The road leading to the daycare center entrance was blocked by cars that had been overtaken by downed trees. I was crossing the rubble by leaps and bounds when I felt a hand on my shoulder. It was a police officer, perhaps a female officer under the helmet and body armor judging by her size and the timbre of her voice. She yelled that I could not enter that zone. Until then I hadn’t realized that there was a hellish racket of sirens and hammering mixed into the wind, which had started to rise again. I slipped past, making no reply, but she grabbed me a few feet away. I told her my children had been inside when the tornado hit and she responded that we were all equally concerned and that she was very sorry, but she could not let me through. I asked her if there had been any victims. She said yes, but she didn’t know if there were any from the daycare, that the children and their teachers had been evacuated to the sports complex and that they still didn’t have any news about casualties. I ran away across the roof of a car. She caught up with me once again, seized my right arm and twisted it across my back. She told me, touching her handcuffs with her free hand, that she was going to have to arrest me if I did that again, and then I wasn’t going to find out what had happened to the kids from the school. She propelled me away from the scene: I remember bobbing my head in desperation, managing to get a glimpse of the building with its roof torn off. She handed me over to a volunteer—blond, crew cut, at least three hundred pounds—who, without untwisting my arm, picked me up and carried me toward the gymnasium. The last thing I saw in the emergency zone was a couple of firefighters with a chainsaw cutting through a car in order to remove its occupants. The only remaining light to see by came from the sirens of emergency vehicles.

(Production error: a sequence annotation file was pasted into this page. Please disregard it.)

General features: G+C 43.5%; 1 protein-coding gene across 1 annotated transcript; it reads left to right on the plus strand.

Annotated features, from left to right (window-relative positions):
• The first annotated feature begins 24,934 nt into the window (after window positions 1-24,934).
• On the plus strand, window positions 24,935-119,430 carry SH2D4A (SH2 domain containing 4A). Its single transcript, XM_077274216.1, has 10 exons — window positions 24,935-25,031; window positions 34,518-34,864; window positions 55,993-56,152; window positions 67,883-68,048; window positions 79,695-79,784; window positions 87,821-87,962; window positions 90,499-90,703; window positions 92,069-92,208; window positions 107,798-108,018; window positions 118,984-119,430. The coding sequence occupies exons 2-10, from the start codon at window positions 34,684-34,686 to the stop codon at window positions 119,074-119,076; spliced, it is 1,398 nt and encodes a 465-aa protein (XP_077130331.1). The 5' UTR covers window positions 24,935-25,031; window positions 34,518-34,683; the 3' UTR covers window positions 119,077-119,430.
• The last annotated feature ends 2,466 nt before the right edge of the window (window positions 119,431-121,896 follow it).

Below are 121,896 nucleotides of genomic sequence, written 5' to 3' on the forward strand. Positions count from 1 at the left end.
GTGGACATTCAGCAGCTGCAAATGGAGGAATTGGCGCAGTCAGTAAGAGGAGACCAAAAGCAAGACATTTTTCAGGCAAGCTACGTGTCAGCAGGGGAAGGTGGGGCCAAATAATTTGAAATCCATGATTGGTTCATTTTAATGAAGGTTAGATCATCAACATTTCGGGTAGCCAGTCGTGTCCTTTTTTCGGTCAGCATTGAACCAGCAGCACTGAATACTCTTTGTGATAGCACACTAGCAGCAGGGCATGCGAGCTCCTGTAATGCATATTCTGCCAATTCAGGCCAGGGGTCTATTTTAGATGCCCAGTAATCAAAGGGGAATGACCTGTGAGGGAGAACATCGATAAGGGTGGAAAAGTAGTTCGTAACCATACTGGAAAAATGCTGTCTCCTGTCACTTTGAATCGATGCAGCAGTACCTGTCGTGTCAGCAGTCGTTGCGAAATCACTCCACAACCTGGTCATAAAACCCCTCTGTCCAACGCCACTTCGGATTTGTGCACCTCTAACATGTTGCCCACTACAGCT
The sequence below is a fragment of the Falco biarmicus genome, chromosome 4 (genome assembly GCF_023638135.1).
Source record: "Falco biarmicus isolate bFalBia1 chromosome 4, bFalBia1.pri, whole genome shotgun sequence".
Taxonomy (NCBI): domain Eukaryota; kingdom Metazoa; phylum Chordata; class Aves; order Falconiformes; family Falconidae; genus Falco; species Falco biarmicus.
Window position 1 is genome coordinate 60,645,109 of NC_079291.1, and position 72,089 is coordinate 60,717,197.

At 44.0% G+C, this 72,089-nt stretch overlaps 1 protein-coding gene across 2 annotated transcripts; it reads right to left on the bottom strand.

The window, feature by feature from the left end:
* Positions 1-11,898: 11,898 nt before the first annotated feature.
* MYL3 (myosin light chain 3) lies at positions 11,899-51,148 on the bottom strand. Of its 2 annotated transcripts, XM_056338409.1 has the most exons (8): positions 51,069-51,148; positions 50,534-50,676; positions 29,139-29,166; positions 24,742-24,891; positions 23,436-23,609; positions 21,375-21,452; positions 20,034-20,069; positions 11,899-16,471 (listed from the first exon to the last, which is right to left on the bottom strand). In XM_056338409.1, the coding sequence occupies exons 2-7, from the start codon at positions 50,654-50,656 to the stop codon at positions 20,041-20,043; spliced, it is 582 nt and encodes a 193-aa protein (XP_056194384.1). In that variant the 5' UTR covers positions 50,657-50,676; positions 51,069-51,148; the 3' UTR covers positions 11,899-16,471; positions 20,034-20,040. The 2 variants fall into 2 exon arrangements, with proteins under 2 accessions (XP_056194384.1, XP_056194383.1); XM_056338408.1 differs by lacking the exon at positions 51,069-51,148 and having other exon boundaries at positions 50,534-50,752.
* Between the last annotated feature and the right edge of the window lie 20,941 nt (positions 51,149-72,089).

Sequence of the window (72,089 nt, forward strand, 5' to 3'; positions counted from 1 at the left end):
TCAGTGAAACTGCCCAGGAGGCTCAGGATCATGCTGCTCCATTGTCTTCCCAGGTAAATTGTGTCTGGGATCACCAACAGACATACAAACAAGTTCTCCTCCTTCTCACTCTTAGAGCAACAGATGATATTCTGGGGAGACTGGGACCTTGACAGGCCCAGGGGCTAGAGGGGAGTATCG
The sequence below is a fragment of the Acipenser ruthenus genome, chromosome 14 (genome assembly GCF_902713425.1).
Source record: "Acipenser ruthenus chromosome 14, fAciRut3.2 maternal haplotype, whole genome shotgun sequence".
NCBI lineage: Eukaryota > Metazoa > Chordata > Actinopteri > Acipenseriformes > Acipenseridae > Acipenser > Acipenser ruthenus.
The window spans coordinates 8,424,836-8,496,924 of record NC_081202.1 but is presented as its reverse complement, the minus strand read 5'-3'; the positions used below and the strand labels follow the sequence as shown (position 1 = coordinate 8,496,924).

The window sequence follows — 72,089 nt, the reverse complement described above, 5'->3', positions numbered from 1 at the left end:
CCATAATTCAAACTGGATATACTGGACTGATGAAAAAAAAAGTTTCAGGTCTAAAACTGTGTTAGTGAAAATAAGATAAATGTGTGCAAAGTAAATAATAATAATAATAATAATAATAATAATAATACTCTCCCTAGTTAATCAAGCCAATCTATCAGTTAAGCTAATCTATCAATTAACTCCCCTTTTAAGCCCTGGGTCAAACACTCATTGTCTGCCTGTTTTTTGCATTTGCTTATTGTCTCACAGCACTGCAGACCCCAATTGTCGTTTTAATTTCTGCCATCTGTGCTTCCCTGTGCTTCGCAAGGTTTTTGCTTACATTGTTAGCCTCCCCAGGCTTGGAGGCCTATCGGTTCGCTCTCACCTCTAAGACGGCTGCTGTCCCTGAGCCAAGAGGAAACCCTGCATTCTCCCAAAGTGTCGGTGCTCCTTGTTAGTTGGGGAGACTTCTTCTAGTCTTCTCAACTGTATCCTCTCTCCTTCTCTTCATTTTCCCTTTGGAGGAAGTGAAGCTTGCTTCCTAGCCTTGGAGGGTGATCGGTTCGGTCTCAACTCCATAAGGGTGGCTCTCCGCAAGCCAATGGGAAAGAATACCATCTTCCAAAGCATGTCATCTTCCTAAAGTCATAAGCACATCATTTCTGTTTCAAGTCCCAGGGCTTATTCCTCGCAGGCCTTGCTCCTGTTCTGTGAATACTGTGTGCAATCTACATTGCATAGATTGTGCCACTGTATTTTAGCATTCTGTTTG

The gringos are an obedient nation: they had all complied with the authorities and were distributed among their assigned groups inside the gigantic subterranean sports complex. The first floor—where the swimming pools are—is covered by a glass dome; therefore, camping out there was prohibited. The volunteer deposited me into a river of people that carried me downward. I asked several of them where the daycare center children had ended up, but no one knew anything.
I got off the spiral staircase leading down from the first floor and searched the gymnasiums. Whole tribes of teenagers played cards or loudly talked in big circles. One of these told me that they had seen a lady with a bunch of kids on the fourth floor basketball courts, two more flights down.
Once I had rejoined the masses, I realized that the next levels down were noticeably warmer: doubtless the electricity had been cut off and we were on the local generator, which meant no air conditioning. We advanced slowly, like sleepwalkers.
During my walks to the daycare center, I never would have imagined the immense underground esplanade that had been designated for basketball courts. There the college students were camped out in groups, reading, sleeping, or doing homework. Another volunteer, placing an index finger over her mouth, indicated that it was prohibited to make any noise on this level. It was unthinkable that the children would be there under such circumstances, so I left.